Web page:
The second Fatimid invasion of Egypt occurred in 919–921, following the failure of the first attempt in 914–915. The expedition was again commanded by the Fatimid Caliphate's heir-apparent, al-Qa'im bi-Amr Allah. As during the previous attempt, the Fatimids captured Alexandria with ease. However, while the Abbasid garrison in Fustat was weaker and mutinous due to lack of pay, al-Qa'im did not exploit it for an immediate attack on the city, such as the one that had failed in 914. Instead, in March 920 the Fatimid navy was destroyed by the Abbasid fleet under Thamal al-Dulafi, and Abbasid reinforcements under Mu'nis al-Muzaffar arrived at Fustat. Nevertheless, in the summer of 920 al-Qa'im was able to capture the Fayyum Oasis, and in the spring of 921 extend his control over much of Upper Egypt as well, while Mu'nis avoided an open confrontation and remained at Fustat. During that time, both sides were engaged in a diplomatic and propaganda battle, with the Fatimids' in particular trying to sway the Muslim populace on their side, without success. The Fatimid expedition was condemned to failure when Thamal's fleet took Alexandria in May/June 921; when the Abbasid forces moved on Fayyum, al-Qa'im was forced to abandon it and flee west over the desert.
|Second Fatimid invasion of Egypt|
|Part of the Fatimid Caliphate's expansion and their conflict with the Abbasid Caliphate|
|Fatimid Caliphate||Abbasid Caliphate|
|Commanders and leaders|
|al-Qa'im bi-Amr Allah||
The Fatimid dynasty arrived to power in Ifriqiya in 909, when they overthrew the reigning Aghlabid dynasty with the support of the Kutama Berbers. In contrast to their predecessors, who were content to remain a regional dynasty in the western fringes of the Abbasid Caliphate, the Fatimids held ecumenical pretensions: as imams of the Isma'ili Shi'a sect, and claiming descent from Fatima, the daughter of Muhammad and wife of Ali, they regarded the Sunni Abbasids as usurpers and were determined to overthrow them and take their place. Thus in early 910 the Fatimid imam, abdallah, declared himself caliph with the regnal name of al-Mahdi Billah (r. 909–934).
In line with this imperial vision, following the establishment of their rule in Ifriqiya, the Fatimid Caliphate]'s next objective was Egypt, the gateway to the Levant and Iraq, the seat of their Abbasid rivals. A first invasion in 914–915 under the Fatimid heir-apparent al-Qa'im bi-Amr Allah captured Cyrenaica, Alexandria and the Fayyum Oasis, but failed to take Fustat. Following the arrival of reinforcements from Syria and Iraq under Mu'nis al-Muzaffar, al-Qa'im retreated to Ifriqiya. In the aftermath of his retreat, Cyrenaica was lost again.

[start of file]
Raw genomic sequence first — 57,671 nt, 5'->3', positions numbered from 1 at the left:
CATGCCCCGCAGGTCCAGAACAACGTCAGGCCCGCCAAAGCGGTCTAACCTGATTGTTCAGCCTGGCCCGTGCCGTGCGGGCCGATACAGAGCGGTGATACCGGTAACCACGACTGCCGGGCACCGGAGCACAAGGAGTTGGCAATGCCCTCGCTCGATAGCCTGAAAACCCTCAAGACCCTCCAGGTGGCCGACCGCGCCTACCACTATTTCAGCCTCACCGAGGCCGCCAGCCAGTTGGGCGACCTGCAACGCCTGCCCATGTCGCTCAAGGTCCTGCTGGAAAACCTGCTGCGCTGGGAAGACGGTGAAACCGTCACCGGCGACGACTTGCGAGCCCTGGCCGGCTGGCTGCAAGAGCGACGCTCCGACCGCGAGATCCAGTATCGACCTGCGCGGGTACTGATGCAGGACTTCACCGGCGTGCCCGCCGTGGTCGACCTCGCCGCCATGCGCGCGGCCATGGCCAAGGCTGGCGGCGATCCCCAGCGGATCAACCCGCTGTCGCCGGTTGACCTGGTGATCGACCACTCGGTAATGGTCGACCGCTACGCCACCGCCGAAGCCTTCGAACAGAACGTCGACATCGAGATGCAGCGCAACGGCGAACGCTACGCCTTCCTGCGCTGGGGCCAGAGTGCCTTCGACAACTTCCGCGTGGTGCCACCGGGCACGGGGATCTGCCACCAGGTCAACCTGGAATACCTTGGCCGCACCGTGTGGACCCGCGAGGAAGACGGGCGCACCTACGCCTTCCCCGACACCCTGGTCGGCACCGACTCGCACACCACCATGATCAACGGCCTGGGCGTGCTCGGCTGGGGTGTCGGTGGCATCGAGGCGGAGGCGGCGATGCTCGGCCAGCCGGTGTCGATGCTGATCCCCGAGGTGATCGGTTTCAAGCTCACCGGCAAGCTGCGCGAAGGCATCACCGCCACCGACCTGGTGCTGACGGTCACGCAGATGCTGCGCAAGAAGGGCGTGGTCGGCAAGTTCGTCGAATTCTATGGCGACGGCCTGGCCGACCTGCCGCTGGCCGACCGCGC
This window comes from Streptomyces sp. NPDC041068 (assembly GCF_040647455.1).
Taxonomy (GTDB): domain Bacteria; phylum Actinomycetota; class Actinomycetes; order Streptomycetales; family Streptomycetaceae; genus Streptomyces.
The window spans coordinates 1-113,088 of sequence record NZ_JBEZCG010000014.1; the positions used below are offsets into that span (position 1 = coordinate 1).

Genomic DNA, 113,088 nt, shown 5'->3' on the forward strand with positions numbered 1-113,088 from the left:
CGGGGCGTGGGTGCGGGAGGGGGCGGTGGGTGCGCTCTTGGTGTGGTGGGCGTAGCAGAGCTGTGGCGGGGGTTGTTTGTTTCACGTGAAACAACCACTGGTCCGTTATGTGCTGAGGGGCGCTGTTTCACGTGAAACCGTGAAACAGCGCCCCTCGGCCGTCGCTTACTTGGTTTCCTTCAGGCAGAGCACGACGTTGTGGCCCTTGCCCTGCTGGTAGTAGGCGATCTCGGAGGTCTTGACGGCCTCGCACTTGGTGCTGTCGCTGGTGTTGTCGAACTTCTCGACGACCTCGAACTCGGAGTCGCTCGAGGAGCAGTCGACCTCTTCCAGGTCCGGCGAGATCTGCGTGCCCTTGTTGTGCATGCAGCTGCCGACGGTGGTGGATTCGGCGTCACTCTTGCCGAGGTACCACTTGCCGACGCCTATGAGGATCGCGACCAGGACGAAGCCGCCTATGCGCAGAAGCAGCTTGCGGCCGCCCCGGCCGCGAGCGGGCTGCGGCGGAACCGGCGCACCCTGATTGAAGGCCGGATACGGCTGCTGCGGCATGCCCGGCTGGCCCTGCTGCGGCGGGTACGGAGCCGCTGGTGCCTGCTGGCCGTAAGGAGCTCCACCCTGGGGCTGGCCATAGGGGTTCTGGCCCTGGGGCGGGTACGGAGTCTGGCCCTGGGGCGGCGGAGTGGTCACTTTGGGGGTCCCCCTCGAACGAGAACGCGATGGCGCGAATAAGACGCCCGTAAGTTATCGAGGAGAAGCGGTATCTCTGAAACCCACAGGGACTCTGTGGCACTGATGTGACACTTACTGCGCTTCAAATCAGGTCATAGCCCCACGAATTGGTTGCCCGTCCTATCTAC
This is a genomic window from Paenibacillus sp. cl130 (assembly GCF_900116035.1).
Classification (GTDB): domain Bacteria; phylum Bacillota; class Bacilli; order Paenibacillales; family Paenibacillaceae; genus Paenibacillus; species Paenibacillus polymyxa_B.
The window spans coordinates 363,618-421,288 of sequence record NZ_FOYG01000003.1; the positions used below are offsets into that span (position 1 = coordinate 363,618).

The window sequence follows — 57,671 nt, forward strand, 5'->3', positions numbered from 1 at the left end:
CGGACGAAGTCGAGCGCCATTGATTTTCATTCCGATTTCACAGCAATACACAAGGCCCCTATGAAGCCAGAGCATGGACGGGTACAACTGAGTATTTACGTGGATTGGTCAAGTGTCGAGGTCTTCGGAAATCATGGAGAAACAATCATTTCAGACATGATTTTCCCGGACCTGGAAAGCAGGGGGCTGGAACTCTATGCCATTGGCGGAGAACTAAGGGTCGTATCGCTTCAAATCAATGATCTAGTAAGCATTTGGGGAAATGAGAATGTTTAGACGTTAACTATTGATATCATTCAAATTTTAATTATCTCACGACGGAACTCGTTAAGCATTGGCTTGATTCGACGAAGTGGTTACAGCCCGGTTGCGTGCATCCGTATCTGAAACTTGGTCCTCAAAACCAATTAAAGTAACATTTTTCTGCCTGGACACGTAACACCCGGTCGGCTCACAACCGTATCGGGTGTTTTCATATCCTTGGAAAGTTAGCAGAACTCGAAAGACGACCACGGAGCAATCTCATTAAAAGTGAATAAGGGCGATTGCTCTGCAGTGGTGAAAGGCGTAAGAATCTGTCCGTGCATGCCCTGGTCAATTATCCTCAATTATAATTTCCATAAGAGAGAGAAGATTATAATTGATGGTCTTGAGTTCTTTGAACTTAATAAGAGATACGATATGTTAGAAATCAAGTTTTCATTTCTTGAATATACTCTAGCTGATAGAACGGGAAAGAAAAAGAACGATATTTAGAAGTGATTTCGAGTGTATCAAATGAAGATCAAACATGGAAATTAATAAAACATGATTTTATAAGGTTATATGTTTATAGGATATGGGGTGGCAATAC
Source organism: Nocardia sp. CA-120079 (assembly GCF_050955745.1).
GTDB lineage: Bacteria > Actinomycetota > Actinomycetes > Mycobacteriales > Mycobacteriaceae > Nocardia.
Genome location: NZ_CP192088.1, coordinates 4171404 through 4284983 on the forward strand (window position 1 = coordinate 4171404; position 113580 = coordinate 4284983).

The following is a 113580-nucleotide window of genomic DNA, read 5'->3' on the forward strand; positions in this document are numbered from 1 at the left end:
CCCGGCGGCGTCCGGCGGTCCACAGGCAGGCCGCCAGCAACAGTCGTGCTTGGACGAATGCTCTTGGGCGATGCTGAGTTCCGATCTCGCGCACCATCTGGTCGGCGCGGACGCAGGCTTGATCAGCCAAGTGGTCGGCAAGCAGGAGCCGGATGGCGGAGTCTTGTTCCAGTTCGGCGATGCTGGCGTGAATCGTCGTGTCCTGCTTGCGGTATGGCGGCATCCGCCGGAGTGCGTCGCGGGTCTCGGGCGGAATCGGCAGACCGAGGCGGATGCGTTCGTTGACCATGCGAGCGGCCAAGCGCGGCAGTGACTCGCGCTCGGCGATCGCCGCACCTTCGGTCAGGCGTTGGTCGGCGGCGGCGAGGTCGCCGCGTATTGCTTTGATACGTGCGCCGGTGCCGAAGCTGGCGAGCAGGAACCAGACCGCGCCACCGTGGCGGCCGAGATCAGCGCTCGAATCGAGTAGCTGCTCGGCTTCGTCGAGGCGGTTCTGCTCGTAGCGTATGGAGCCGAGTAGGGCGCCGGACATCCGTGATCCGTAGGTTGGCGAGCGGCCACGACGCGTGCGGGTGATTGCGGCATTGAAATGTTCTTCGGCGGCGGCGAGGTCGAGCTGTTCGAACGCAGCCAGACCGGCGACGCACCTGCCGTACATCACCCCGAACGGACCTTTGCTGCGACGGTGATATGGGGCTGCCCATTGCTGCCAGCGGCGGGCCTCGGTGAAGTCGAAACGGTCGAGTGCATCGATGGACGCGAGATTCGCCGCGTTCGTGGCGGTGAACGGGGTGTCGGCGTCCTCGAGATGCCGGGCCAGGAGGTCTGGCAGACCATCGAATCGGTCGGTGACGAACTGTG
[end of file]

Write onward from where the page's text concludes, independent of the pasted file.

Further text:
Recovery of CyrenaicaEdit
Despite their failure, the Fatimids immediately began to make plans for a second assault on Egypt, starting with the recapture of Cyrenaica. This was accomplished with the surrender of the regional capital, Barqa, after an 18-month siege, in April 917. The punishment meted out on the city's population was harsh, and many fled in droves to Alexandria. The Abbasid governor of Egypt, Dhuka al-Rumi, reinforced the garrison of the latter city.
The Fatimids evidently had sympathizers in Egypt, as the Egyptians, since the early 9th century, had come to resent rule from Baghdad; Dhuka was forced to execute several people for corresponding with al-Mahdi and his son, al-Qa'im. In 904, al-Mahdi and his family had sought refuge in Egypt after their flight from Syria, and had remained in hiding with sympathizers in Fustat for about a year. In addition, the success of the pro-Fatimid, Isma'ili missionary movement (daʿwa) is attested in a marked rise in pro-Shi'a, or specifically Isma'ili, inscriptions among Egyptian tombstones in the decades after c. 912.
Invasion of EgyptEdit
The second invasion of Egypt is known mostly from Sunni sources, which are hostile to the Fatimids. The expedition began on 5 April 919, when al-Qa'im set out from the palace city of Raqqada, at the head of his army.
Capture of Alexandria and Dhuka's fortification of GizaEdit
The vanguard arrived before Alexandria on 9 July 919, while the main body under al-Qa'im, came in September/October. The arrival of the Fatimid expeditionary force in July 919 caught the city's governor, Dhuka's son Muzaffar, by surprise. Along with his aides and many of the populace, he fled without giving battle. Having already once acknowledged Fatimid sovereignty and hence now considered in revolt, the city was sacked by the Fatimid troops.
The situation for Dhuka al-Rumi was critical: unlike the previous Fatimid invasion, when the population had largely stood behind the efforts to defend Fustat and armed itself for battle, now panic spread, and those who had the means fled the country into the Levant. At the same time, the garrison proved unwilling to fight for lack of pay; indeed, many officers absconded with their units to Palestine.
As in 914, Dhuka concentrated his few forces at Giza, across the Nile from Fustat, where the pontoon bridge gave access to Rawda Island and the city itself. There he fortified the bridgehead, erecting a fort and a fortified encampment for his troops. Soon after, however, the new fiscal administrator for Egypt, al-Husayn al-Madhara'i, arrived with sufficient funds to pay the regular troops their arrears. On 11 August, Dhuka died, and his predecessor Takin al-Khazari was chosen to succeed him; he did not arrive in Fustat until January 920, whereupon he ordered a second ditch dug around the camp at Giza.
Unlike in 914, however, al-Qa'im made no move to exploit the weakness of the Fustat garrison and storm Giza, even though several key figures, including the former Tulunid vizier, Abu Bakr Muhammad ibn Ali al-Madhara'i, corresponded with him. Instead, he remained at Alexandria for the remainder of the year, as reinforcements continued to arrive. These included the Fatimid fleet, 80 ships strong under the eunuch Sulayman.